In the line of fire

When a gunman terrorized worshipers at Wedgwood Baptist Church, one unlikely hero summoned the courage and faith to challenge a killer

He will be on probation for the misdemeanor offense until August 2000. "Sometimes," he reflects, "you wind up learning things the hard way. If I had it to do all over again, I'd pay more attention to what my parents were trying to tell me."

It was while working the evening shift at a Whataburger that a group of youngsters he'd known at Southwayside Baptist came in and introduced him to the church's new youth minister. "That's when I met Adam [Hammond]," Neitz says. "I liked him immediately. We talked for a few minutes, and he told me if I ever needed anything to give him a call."

The need arose quickly. Evicted from the apartment where he and Rhinehart were living, he did something he'd never before done: Neitz reached out for help, telephoning Hammond. "At that point," the youth minister recalls, "his feeling of self-worth was pretty low. We had several long talks, and found him and Shellie a new place to live."

Jeremiah Neitz confronted gunman Larry Gene Ashbrook at Fort Worth's Wedgwood Baptist Church.
Alyssa Banta
Jeremiah Neitz confronted gunman Larry Gene Ashbrook at Fort Worth's Wedgwood Baptist Church.
Larry Gene Ashbrook cursed religion as he fired into a youth rally at Wedgwood.
AP Wide World Photo
Larry Gene Ashbrook cursed religion as he fired into a youth rally at Wedgwood.

While appreciative of the help, Neitz says the thing he is most grateful for is the fact that Hammond convinced him to return to the church. "Since I've gotten back to the church, returned Christ to my life, I'm a new person," he says.

Longtime friend Josh Waters, also 19, agrees with Neitz's self-assessment. "When we were in school together," Waters says, "about the most important thing in our lives was hanging out, partying, and drinking beer. It was just what high school kids in Crowley did. I can remember a couple of times when Jeremiah's parents were out of town and he threw some pretty good parties at their house. He just liked to have fun, do silly things, and didn't worry about much else. He was really immature. "

Recently returned from a stint in the Marines, Waters was surprised at the transformation in his friend. "It was like night and day," Waters says. "He had grown up, was serious about things. With the baby coming and his involvement in the church, he seemed to have found a real purpose in his life."

Although Neitz urged him to attend the Wedgwood youth rally, Waters had to work late and thus didn't make the drive from Crowley into Fort Worth that evening until he learned of the shooting. "I knew that my younger brother and Jeremiah were there," he recalls, "so I drove up there immediately after learning what had happened." He soon learned that his brother Daniel Waters had escaped uninjured, but did not find out about Neitz's fate until the following day.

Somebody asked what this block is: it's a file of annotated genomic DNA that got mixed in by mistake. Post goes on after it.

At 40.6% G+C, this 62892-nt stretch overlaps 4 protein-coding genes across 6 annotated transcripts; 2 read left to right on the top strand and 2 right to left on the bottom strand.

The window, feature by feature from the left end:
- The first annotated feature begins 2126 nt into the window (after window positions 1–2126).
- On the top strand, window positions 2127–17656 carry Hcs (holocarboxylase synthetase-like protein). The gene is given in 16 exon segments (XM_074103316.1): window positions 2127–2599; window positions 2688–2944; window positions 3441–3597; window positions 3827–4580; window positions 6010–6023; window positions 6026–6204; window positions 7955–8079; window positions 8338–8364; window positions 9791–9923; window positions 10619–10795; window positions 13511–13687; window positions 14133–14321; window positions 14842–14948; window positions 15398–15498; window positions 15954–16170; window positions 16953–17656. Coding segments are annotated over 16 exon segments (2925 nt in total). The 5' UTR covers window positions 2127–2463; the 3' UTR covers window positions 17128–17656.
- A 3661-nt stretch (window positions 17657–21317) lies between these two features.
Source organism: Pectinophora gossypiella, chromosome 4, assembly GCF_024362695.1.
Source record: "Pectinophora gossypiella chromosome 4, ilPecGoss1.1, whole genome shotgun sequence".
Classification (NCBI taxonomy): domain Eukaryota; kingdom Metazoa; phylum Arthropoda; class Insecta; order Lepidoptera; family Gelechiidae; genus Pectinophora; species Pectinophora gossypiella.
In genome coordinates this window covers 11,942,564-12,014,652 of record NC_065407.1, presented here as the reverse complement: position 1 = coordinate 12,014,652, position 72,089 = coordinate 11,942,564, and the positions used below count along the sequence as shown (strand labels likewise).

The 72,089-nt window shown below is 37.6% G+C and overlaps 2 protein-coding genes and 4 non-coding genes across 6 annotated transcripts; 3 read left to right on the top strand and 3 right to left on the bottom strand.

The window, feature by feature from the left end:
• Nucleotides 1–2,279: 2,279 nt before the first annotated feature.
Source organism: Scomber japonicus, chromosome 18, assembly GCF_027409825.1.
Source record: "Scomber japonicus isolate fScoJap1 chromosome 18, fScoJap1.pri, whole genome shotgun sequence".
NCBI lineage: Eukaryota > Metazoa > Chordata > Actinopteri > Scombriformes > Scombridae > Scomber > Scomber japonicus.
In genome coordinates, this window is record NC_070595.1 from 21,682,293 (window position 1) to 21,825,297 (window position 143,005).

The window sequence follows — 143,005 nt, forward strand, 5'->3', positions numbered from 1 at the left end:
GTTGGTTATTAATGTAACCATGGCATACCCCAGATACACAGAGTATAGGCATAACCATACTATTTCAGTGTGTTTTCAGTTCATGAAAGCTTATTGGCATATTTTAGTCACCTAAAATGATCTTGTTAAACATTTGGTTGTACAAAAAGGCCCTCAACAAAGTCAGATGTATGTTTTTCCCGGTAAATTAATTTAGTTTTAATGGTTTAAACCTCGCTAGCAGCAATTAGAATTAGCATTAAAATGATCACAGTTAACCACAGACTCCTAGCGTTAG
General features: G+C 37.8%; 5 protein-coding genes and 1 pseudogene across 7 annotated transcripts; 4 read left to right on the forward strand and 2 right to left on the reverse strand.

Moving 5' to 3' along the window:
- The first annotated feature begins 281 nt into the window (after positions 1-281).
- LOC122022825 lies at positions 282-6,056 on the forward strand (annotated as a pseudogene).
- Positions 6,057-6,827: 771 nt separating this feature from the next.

"Then," he says, "when I heard what he had done that night, I was blown away. I don't know many people with that kind of courage."

Neither does another friend, 21-year-old Richard Manzano. "I've known him for four years now," Manzano says, "and I've seen him grow up so much. There was a time when he really had a temper. I don't go to church much myself, but I've got to believe that that's where he got rid of a lot of anger he used to have. And, no, I wasn't surprised at all to hear that he stood up to the guy."

For Neitz, the attention he has received since that Wednesday evening in Wedgwood has in some ways been discomfiting; in others, it is the gateway to a new beginning. In recent days, he and his mother have had two lengthy conversations.

Jerri Gagne and her husband were out of town on the night of Ashbrook's assault on Wedgwood Baptist and didn't even learn that Neitz had been there until the following day, when he and youth minister Hammond visited her. When told what her son had done, her reaction was a mixture of emotions. "It scared me," she says. "On one hand, I felt anger over his having put himself in that kind of danger. On the other hand, what he did was incredibly heroic. At first I didn't know whether to slap him or hug him. What I did was hug him -- very tightly."

In retrospect, she says, she is not surprised that her son would take such a stance. "He and his older brother [Michael, who lives in California] were always protective of smaller kids when they were growing up. They've always been there to stand up for the underdog.

"I'm very proud of him," she says. "But, then, I was even before this happened."

Neitz's father, who continued to live on the West Coast following his divorce from Neitz's mother 17 years ago, has been in touch. And a member of the Wedgwood Baptist congregation who had two teenage daughters at the youth rally recently helped Neitz secure a full-time job with a firm that manufactures floor-cleaning equipment. He starts this week. "Eight-fifty an hour and full benefits," he says elatedly.

And the doctor tells him and Rhinehart that a healthy baby should be arriving any day now.

"I'm glad some good things are happening for him," says Manzano. "Jeremiah is a good person."

And, to many, a hero.

Carlton Stowers' latest true crime book, To the Last Breath, received the 1999 Edgar Allan Poe Award from the Mystery Writers of America.

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